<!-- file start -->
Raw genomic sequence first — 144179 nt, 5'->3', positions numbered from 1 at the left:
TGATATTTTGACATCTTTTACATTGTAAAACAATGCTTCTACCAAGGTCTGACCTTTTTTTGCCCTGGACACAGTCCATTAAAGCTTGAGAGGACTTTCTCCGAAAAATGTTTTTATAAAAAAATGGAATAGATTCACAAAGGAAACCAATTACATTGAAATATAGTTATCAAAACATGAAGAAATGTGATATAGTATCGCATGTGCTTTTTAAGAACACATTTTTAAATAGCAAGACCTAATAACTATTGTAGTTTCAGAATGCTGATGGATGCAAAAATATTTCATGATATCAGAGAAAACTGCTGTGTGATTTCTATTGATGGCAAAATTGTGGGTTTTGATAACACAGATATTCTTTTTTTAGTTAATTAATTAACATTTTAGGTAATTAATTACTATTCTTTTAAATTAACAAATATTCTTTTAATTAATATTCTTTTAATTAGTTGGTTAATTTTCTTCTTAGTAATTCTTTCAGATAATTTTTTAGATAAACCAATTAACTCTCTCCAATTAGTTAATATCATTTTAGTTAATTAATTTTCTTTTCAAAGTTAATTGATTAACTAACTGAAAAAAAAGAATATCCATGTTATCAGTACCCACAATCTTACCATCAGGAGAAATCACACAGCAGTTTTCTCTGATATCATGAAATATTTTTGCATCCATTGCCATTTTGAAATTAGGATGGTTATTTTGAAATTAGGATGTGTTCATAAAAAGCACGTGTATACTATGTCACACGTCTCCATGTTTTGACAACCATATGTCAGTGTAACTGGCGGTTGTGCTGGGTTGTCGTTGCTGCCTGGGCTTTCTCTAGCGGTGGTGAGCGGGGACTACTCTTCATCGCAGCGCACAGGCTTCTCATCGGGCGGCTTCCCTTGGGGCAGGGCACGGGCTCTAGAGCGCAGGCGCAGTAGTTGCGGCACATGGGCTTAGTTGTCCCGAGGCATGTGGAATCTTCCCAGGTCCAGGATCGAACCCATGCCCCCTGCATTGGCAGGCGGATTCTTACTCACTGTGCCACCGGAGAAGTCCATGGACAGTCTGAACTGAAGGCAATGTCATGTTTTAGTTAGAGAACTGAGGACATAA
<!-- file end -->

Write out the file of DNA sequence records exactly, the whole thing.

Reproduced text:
Raw genomic sequence first — 144179 nt, 5'->3', positions numbered from 1 at the left:
TGATATTTTGACATCTTTTACATTGTAAAACAATGCTTCTACCAAGGTCTGACCTTTTTTTGCCCTGGACACAGTCCATTAAAGCTTGAGAGGACTTTCTCCGAAAAATGTTTTTATAAAAAAATGGAATAGATTCACAAAGGAAACCAATTACATTGAAATATAGTTATCAAAACATGAAGAAATGTGATATAGTATCGCATGTGCTTTTTAAGAACACATTTTTAAATAGCAAGACCTAATAACTATTGTAGTTTCAGAATGCTGATGGATGCAAAAATATTTCATGATATCAGAGAAAACTGCTGTGTGATTTCTATTGATGGCAAAATTGTGGGTTTTGATAACACAGATATTCTTTTTTTAGTTAATTAATTAACATTTTAGGTAATTAATTACTATTCTTTTAAATTAACAAATATTCTTTTAATTAATATTCTTTTAATTAGTTGGTTAATTTTCTTCTTAGTAATTCTTTCAGATAATTTTTTAGATAAACCAATTAACTCTCTCCAATTAGTTAATATCATTTTAGTTAATTAATTTTCTTTTCAAAGTTAATTGATTAACTAACTGAAAAAAAAGAATATCCATGTTATCAGTACCCACAATCTTACCATCAGGAGAAATCACACAGCAGTTTTCTCTGATATCATGAAATATTTTTGCATCCATTGCCATTTTGAAATTAGGATGGTTATTTTGAAATTAGGATGTGTTCATAAAAAGCACGTGTATACTATGTCACACGTCTCCATGTTTTGACAACCATATGTCAGTGTAACTGGCGGTTGTGCTGGGTTGTCGTTGCTGCCTGGGCTTTCTCTAGCGGTGGTGAGCGGGGACTACTCTTCATCGCAGCGCACAGGCTTCTCATCGGGCGGCTTCCCTTGGGGCAGGGCACGGGCTCTAGAGCGCAGGCGCAGTAGTTGCGGCACATGGGCTTAGTTGTCCCGAGGCATGTGGAATCTTCCCAGGTCCAGGATCGAACCCATGCCCCCTGCATTGGCAGGCGGATTCTTACTCACTGTGCCACCGGAGAAGTCCATGGACAGTCTGAACTGAAGGCAATGTCATGTTTTAGTTAGAGAACTGAGGACATAA